You may not have realized it, but there are reasons and circumstances under which you do not have to have medical insurance, and still not be subject to a penalty.
Here they are (and you can see the proof, on this IRS page, question #6)
- Religious conscience. You are a member of a religious sect that is recognized as conscientiously opposed to accepting any insurance benefits. The Social Security Administration administers the process for recognizing these sects according to the criteria in the law.
- Health care sharing ministry. You are a member of a health care sharing ministry.
- Indian tribes. You are
(1) a member of a federally recognized Indian tribe or
(2) an individual eligible for services through an Indian care provider.
- Income below the income tax return filing requirement. Your income is below the minimum threshold for filing a tax return. The requirement to file a federal tax return depends on your filing status, age and types and amounts of income. To find out if you are required to file a federal tax return, use the IRS Interactive Tax Assistant (ITA).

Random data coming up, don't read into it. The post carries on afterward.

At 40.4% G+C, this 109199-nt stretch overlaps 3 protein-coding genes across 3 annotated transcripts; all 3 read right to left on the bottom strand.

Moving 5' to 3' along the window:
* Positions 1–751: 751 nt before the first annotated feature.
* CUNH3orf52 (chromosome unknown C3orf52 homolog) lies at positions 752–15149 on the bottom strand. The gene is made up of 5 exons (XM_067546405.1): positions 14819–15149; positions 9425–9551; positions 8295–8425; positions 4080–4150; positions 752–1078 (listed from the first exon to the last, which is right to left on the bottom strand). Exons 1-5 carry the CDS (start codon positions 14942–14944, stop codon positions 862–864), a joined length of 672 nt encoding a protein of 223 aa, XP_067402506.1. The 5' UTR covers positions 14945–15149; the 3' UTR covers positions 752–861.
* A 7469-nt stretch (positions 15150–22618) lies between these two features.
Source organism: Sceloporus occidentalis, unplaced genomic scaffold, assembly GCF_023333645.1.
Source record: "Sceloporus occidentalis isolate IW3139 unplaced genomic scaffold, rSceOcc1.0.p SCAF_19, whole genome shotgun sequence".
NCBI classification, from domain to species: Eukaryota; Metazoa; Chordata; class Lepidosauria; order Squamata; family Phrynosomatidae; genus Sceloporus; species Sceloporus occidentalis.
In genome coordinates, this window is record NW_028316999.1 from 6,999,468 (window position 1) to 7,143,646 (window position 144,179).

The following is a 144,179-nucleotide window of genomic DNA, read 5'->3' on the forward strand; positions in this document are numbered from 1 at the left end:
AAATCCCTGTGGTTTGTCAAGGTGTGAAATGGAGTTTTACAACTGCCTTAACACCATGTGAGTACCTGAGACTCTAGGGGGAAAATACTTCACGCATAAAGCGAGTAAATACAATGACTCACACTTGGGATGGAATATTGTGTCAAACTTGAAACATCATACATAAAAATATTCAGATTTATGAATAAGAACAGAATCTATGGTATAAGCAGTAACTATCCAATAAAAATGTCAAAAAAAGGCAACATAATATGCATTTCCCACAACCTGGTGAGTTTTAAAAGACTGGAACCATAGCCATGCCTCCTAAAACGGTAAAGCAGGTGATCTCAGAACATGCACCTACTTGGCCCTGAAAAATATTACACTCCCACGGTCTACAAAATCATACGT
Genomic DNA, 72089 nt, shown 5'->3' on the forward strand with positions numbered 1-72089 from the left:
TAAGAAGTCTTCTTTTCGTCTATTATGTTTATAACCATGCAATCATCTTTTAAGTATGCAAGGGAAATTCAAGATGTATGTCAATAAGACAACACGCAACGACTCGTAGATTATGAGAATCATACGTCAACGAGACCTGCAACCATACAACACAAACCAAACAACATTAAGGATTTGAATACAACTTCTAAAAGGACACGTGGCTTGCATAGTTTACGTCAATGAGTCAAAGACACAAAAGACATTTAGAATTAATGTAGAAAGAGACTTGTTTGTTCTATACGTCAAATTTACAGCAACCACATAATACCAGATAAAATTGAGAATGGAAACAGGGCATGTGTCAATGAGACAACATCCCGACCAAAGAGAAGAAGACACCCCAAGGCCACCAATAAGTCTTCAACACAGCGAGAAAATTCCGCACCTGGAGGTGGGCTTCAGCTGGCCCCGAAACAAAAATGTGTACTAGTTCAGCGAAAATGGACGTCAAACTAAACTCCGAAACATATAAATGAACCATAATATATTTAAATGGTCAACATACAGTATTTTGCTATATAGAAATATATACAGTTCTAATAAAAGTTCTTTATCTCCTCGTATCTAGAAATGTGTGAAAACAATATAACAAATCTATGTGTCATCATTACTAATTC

- Short coverage gap. You went without coverage for less than three consecutive months during the year. For more information, see question 22 on this page.
- Hardship. You have suffered a hardship that makes you unable to obtain coverage, as defined in final regulations issued by the Department of Health and Human Services. See question 21 for more information on claiming hardship exemptions..
- Affordability. You can’t afford coverage because the minimum amount you must pay for the premiums is more than a certain percentage of your household income. See this page for details.
- Incarceration. You are in a jail, prison, or similar penal institution or correctional facility after the disposition of charges against you.
- Not lawfully present. You are not lawfully present in the U.S. and are not a U.S. citizen, or U.S. national.